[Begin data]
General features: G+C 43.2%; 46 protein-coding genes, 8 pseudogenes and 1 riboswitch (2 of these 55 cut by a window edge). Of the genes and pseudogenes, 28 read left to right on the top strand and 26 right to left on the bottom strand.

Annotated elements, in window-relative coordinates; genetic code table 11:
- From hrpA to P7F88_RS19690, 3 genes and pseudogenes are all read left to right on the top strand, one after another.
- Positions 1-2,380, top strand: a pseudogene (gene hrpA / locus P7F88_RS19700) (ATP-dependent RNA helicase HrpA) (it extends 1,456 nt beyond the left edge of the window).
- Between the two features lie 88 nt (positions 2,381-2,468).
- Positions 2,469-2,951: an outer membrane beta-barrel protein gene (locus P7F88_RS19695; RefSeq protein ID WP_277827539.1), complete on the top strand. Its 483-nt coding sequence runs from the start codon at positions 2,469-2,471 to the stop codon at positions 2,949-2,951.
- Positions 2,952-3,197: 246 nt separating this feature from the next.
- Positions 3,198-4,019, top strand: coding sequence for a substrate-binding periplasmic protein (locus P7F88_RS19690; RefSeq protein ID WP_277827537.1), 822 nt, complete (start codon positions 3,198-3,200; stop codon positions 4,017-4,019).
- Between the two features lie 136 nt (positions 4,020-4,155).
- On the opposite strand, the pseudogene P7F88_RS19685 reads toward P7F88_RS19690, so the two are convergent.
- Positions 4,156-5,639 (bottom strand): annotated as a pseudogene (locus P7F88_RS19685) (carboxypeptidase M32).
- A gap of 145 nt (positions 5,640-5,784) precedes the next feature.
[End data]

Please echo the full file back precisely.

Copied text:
General features: G+C 43.2%; 46 protein-coding genes, 8 pseudogenes and 1 riboswitch (2 of these 55 cut by a window edge). Of the genes and pseudogenes, 28 read left to right on the top strand and 26 right to left on the bottom strand.

Annotated elements, in window-relative coordinates; genetic code table 11:
- From hrpA to P7F88_RS19690, 3 genes and pseudogenes are all read left to right on the top strand, one after another.
- Positions 1-2,380, top strand: a pseudogene (gene hrpA / locus P7F88_RS19700) (ATP-dependent RNA helicase HrpA) (it extends 1,456 nt beyond the left edge of the window).
- Between the two features lie 88 nt (positions 2,381-2,468).
- Positions 2,469-2,951: an outer membrane beta-barrel protein gene (locus P7F88_RS19695; RefSeq protein ID WP_277827539.1), complete on the top strand. Its 483-nt coding sequence runs from the start codon at positions 2,469-2,471 to the stop codon at positions 2,949-2,951.
- Positions 2,952-3,197: 246 nt separating this feature from the next.
- Positions 3,198-4,019, top strand: coding sequence for a substrate-binding periplasmic protein (locus P7F88_RS19690; RefSeq protein ID WP_277827537.1), 822 nt, complete (start codon positions 3,198-3,200; stop codon positions 4,017-4,019).
- Between the two features lie 136 nt (positions 4,020-4,155).
- On the opposite strand, the pseudogene P7F88_RS19685 reads toward P7F88_RS19690, so the two are convergent.
- Positions 4,156-5,639 (bottom strand): annotated as a pseudogene (locus P7F88_RS19685) (carboxypeptidase M32).
- A gap of 145 nt (positions 5,640-5,784) precedes the next feature.